This past weekend was Veteran’s Day which meant that all state and federal employees (namely, me) got a paid day off. I decided to keep the kids at home with me because, well I didn’t really have a good enough excuse not to.
The weekend went pretty much like normal.
But here’s the thing about me being home with the kids all weekend:
We are so used to not being together all day that when we are together all day, we are so sick of looking at each other that we are all at our wit’s end by 5pm.
I always have these romantic ideals about all of the cooking (which I actually did this weekend) and cleaning (I did a lot of that, too) that I want to do but it becomes more of a survival technique rather than something fun to do. The kids and I did end up making 2 batches of cookies, a homemade German chocolate cake, breakfast burritos, and dinner two of the nights and I did include them for most of the cooking. And I got through all 10 loads of laundry that I was planning on (bedding included). I also washed about 50 sinkfuls of dishes and vacuumed 5 times (that is not an exaggeration).
But did we do anything noteworthy? Nope. We went to Wal-Mart and got 2 Christmas presents picked up but we only went there because I needed more eggs to make the German Chocolate cake.
Honestly, we each only took 1 shower/bath all weekend.
And I have a feeling that that’s how our lives would be if I didn’t work outside the home on at least a semi-regular basis.
I’m not great at doing crafts with the kids. Or even remembering to have a set time for them to sit and color. Maybe that’s because when we are together during the evenings and weekends, there is so much housework/errands/appointments/etc that have to be done that we just don’t have the time or energy to squeeze in one more activity.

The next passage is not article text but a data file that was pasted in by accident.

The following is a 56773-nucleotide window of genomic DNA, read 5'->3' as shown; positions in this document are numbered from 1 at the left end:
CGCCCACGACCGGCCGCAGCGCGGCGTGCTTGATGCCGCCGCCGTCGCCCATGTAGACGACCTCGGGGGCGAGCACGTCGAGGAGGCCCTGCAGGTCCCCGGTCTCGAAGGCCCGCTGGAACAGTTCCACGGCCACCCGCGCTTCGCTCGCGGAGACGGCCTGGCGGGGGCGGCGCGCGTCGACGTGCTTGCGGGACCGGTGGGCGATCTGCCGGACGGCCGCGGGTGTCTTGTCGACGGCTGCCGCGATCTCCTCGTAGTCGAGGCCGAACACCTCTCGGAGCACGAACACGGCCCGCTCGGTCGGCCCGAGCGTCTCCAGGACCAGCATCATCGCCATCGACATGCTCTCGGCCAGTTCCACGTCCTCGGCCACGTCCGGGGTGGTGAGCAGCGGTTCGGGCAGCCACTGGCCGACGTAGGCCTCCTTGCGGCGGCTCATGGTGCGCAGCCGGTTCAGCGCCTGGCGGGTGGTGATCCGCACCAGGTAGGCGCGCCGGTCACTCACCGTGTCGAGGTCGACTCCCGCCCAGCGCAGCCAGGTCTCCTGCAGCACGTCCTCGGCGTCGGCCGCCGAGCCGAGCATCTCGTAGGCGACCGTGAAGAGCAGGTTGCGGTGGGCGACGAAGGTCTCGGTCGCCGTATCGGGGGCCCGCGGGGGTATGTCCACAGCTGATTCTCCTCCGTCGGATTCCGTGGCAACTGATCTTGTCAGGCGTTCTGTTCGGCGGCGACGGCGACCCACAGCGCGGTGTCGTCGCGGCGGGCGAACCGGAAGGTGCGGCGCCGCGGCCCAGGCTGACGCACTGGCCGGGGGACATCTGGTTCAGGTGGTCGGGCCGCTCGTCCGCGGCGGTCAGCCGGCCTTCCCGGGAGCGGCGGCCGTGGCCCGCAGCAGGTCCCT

Don’t get me wrong, the kids get plenty of craft/creative time at the babysitter’s and their grandparents’ houses so it’s not like they are totally deprived of any creative influence but most of it doesn’t come from me.
Some people have told me that we would adapt if I stayed at home and things would become easier. But honestly? I’m just not sure that I believe that.
Even if it were financially possible for me to stay at home (which it’s not at this point in our lives), I’m not sure that I’m a good enough mom to stay at home with the kids. And don’t misunderstand, I’m not fishing for a compliment by saying that. I really and truly need adult interaction during the day. And I hate feeling like I’m counting down the minutes until bedtime and I know that I would start to resent being home if I were home with the kids all day.
But here’s the thing. I know that I wouldn’t be a great stay-at-home-mom, so I work. Even if we didn’t need the money, I would still probably work outside the home. At least on a part-time basis. And I’m okay with that. I know there is a huge disconnect in the romantic version of what parents that don’t work do all day and the reality of what they actually do. I think that same thing can be said about parents that stay home but want to work. It’s about so much more than the grass being greener on the other side. It’s about the devil planting seeds of insecurity and doubt in us as parents and us, being human, listening to those negative thoughts. Being a parent is hard. Really hard. No matter if you work outside the home, work from home or stay at home, being a parent is so much harder than anything anybody can ever prepare you for.
But either way? You’re probably doing an okay job with whichever choice you made for you and your family. Keep up the good work, mommas and daddys.